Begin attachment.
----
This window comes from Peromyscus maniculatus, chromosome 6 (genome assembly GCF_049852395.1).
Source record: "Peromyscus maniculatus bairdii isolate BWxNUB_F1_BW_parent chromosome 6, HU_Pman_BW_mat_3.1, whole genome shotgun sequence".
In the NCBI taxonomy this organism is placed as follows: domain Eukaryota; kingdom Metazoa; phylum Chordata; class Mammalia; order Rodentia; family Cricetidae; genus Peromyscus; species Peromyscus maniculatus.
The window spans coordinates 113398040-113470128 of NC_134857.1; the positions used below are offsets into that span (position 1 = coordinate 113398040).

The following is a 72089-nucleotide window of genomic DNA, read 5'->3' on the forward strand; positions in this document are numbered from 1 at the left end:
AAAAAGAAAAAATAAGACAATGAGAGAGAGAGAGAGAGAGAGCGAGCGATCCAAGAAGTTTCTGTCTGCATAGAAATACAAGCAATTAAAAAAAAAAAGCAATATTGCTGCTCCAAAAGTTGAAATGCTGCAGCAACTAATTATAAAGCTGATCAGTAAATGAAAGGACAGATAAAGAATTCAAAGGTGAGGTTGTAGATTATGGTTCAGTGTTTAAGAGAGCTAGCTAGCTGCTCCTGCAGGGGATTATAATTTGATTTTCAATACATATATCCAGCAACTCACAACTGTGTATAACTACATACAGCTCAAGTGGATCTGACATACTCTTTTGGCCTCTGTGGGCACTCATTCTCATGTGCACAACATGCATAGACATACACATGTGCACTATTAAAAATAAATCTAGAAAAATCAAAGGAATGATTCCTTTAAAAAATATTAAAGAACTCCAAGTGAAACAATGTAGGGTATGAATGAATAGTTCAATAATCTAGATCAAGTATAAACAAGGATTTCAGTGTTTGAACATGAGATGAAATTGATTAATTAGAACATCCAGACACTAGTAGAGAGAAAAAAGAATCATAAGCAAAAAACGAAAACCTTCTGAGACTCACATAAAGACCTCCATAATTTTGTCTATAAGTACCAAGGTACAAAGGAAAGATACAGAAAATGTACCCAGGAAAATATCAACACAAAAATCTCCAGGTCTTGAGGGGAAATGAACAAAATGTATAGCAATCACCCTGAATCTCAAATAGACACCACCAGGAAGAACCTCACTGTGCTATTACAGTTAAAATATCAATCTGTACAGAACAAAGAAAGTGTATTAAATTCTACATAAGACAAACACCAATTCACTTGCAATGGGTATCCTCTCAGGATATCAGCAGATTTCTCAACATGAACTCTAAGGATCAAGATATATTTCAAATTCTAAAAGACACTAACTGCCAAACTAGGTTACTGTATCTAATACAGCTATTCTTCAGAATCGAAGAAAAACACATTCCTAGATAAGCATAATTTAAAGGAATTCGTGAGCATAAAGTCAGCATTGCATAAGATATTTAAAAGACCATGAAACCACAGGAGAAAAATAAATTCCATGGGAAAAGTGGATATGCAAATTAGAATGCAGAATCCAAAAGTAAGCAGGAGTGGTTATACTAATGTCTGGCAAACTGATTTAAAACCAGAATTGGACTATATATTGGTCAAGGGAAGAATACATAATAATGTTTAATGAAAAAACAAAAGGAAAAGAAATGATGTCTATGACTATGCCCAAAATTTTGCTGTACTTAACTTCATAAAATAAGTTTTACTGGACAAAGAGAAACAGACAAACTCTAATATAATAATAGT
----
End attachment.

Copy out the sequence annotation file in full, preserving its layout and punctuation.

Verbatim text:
This window comes from Peromyscus maniculatus, chromosome 6 (genome assembly GCF_049852395.1).
Source record: "Peromyscus maniculatus bairdii isolate BWxNUB_F1_BW_parent chromosome 6, HU_Pman_BW_mat_3.1, whole genome shotgun sequence".
In the NCBI taxonomy this organism is placed as follows: domain Eukaryota; kingdom Metazoa; phylum Chordata; class Mammalia; order Rodentia; family Cricetidae; genus Peromyscus; species Peromyscus maniculatus.
The window spans coordinates 113398040-113470128 of NC_134857.1; the positions used below are offsets into that span (position 1 = coordinate 113398040).

The following is a 72089-nucleotide window of genomic DNA, read 5'->3' on the forward strand; positions in this document are numbered from 1 at the left end:
AAAAAGAAAAAATAAGACAATGAGAGAGAGAGAGAGAGAGAGCGAGCGATCCAAGAAGTTTCTGTCTGCATAGAAATACAAGCAATTAAAAAAAAAAAGCAATATTGCTGCTCCAAAAGTTGAAATGCTGCAGCAACTAATTATAAAGCTGATCAGTAAATGAAAGGACAGATAAAGAATTCAAAGGTGAGGTTGTAGATTATGGTTCAGTGTTTAAGAGAGCTAGCTAGCTGCTCCTGCAGGGGATTATAATTTGATTTTCAATACATATATCCAGCAACTCACAACTGTGTATAACTACATACAGCTCAAGTGGATCTGACATACTCTTTTGGCCTCTGTGGGCACTCATTCTCATGTGCACAACATGCATAGACATACACATGTGCACTATTAAAAATAAATCTAGAAAAATCAAAGGAATGATTCCTTTAAAAAATATTAAAGAACTCCAAGTGAAACAATGTAGGGTATGAATGAATAGTTCAATAATCTAGATCAAGTATAAACAAGGATTTCAGTGTTTGAACATGAGATGAAATTGATTAATTAGAACATCCAGACACTAGTAGAGAGAAAAAAGAATCATAAGCAAAAAACGAAAACCTTCTGAGACTCACATAAAGACCTCCATAATTTTGTCTATAAGTACCAAGGTACAAAGGAAAGATACAGAAAATGTACCCAGGAAAATATCAACACAAAAATCTCCAGGTCTTGAGGGGAAATGAACAAAATGTATAGCAATCACCCTGAATCTCAAATAGACACCACCAGGAAGAACCTCACTGTGCTATTACAGTTAAAATATCAATCTGTACAGAACAAAGAAAGTGTATTAAATTCTACATAAGACAAACACCAATTCACTTGCAATGGGTATCCTCTCAGGATATCAGCAGATTTCTCAACATGAACTCTAAGGATCAAGATATATTTCAAATTCTAAAAGACACTAACTGCCAAACTAGGTTACTGTATCTAATACAGCTATTCTTCAGAATCGAAGAAAAACACATTCCTAGATAAGCATAATTTAAAGGAATTCGTGAGCATAAAGTCAGCATTGCATAAGATATTTAAAAGACCATGAAACCACAGGAGAAAAATAAATTCCATGGGAAAAGTGGATATGCAAATTAGAATGCAGAATCCAAAAGTAAGCAGGAGTGGTTATACTAATGTCTGGCAAACTGATTTAAAACCAGAATTGGACTATATATTGGTCAAGGGAAGAATACATAATAATGTTTAATGAAAAAACAAAAGGAAAAGAAATGATGTCTATGACTATGCCCAAAATTTTGCTGTACTTAACTTCATAAAATAAGTTTTACTGGACAAAGAGAAACAGACAAACTCTAATATAATAATAGT